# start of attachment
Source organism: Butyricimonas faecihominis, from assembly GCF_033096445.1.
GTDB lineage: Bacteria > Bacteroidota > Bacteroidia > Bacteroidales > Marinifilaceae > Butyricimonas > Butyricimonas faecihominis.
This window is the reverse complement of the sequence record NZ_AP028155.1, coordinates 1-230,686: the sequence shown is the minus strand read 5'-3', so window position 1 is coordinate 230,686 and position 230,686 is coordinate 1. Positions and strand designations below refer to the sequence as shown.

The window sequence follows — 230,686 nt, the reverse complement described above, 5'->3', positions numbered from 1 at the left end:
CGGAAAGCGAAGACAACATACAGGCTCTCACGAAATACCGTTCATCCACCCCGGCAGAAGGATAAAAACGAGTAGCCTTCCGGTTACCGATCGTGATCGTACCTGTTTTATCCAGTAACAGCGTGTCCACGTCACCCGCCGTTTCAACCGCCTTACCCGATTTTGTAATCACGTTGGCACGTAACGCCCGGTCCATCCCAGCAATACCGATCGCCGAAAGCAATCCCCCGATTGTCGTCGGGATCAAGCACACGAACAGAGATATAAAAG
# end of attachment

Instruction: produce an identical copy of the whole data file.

Source organism: Butyricimonas faecihominis, from assembly GCF_033096445.1.
GTDB lineage: Bacteria > Bacteroidota > Bacteroidia > Bacteroidales > Marinifilaceae > Butyricimonas > Butyricimonas faecihominis.
This window is the reverse complement of the sequence record NZ_AP028155.1, coordinates 1-230,686: the sequence shown is the minus strand read 5'-3', so window position 1 is coordinate 230,686 and position 230,686 is coordinate 1. Positions and strand designations below refer to the sequence as shown.

The window sequence follows — 230,686 nt, the reverse complement described above, 5'->3', positions numbered from 1 at the left end:
CGGAAAGCGAAGACAACATACAGGCTCTCACGAAATACCGTTCATCCACCCCGGCAGAAGGATAAAAACGAGTAGCCTTCCGGTTACCGATCGTGATCGTACCTGTTTTATCCAGTAACAGCGTGTCCACGTCACCCGCCGTTTCAACCGCCTTACCCGATTTTGTAATCACGTTGGCACGTAACGCCCGGTCCATCCCAGCAATACCGATCGCCGAAAGCAATCCCCCGATTGTCGTCGGGATCAAGCACACGAACAGAGATATAAAAG